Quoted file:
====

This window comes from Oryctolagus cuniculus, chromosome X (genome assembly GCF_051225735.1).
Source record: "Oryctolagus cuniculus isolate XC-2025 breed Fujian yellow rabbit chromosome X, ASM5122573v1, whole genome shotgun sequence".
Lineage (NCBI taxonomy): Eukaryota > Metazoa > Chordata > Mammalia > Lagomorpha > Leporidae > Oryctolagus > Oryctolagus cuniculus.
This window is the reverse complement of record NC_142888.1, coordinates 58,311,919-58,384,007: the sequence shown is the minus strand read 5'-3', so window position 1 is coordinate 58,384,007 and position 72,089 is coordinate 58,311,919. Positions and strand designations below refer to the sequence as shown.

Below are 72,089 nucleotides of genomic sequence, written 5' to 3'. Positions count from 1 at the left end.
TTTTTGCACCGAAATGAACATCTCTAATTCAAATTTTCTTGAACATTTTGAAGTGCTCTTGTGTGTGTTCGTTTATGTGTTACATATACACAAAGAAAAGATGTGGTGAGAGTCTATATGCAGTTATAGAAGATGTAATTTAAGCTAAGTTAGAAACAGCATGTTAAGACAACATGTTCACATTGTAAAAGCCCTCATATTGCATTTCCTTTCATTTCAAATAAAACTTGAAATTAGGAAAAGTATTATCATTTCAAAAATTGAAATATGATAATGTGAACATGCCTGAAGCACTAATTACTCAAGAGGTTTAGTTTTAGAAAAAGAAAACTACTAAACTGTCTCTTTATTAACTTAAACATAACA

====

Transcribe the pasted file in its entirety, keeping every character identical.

This window comes from Oryctolagus cuniculus, chromosome X (genome assembly GCF_051225735.1).
Source record: "Oryctolagus cuniculus isolate XC-2025 breed Fujian yellow rabbit chromosome X, ASM5122573v1, whole genome shotgun sequence".
Lineage (NCBI taxonomy): Eukaryota > Metazoa > Chordata > Mammalia > Lagomorpha > Leporidae > Oryctolagus > Oryctolagus cuniculus.
This window is the reverse complement of record NC_142888.1, coordinates 58,311,919-58,384,007: the sequence shown is the minus strand read 5'-3', so window position 1 is coordinate 58,384,007 and position 72,089 is coordinate 58,311,919. Positions and strand designations below refer to the sequence as shown.

Below are 72,089 nucleotides of genomic sequence, written 5' to 3'. Positions count from 1 at the left end.
TTTTTGCACCGAAATGAACATCTCTAATTCAAATTTTCTTGAACATTTTGAAGTGCTCTTGTGTGTGTTCGTTTATGTGTTACATATACACAAAGAAAAGATGTGGTGAGAGTCTATATGCAGTTATAGAAGATGTAATTTAAGCTAAGTTAGAAACAGCATGTTAAGACAACATGTTCACATTGTAAAAGCCCTCATATTGCATTTCCTTTCATTTCAAATAAAACTTGAAATTAGGAAAAGTATTATCATTTCAAAAATTGAAATATGATAATGTGAACATGCCTGAAGCACTAATTACTCAAGAGGTTTAGTTTTAGAAAAAGAAAACTACTAAACTGTCTCTTTATTAACTTAAACATAACA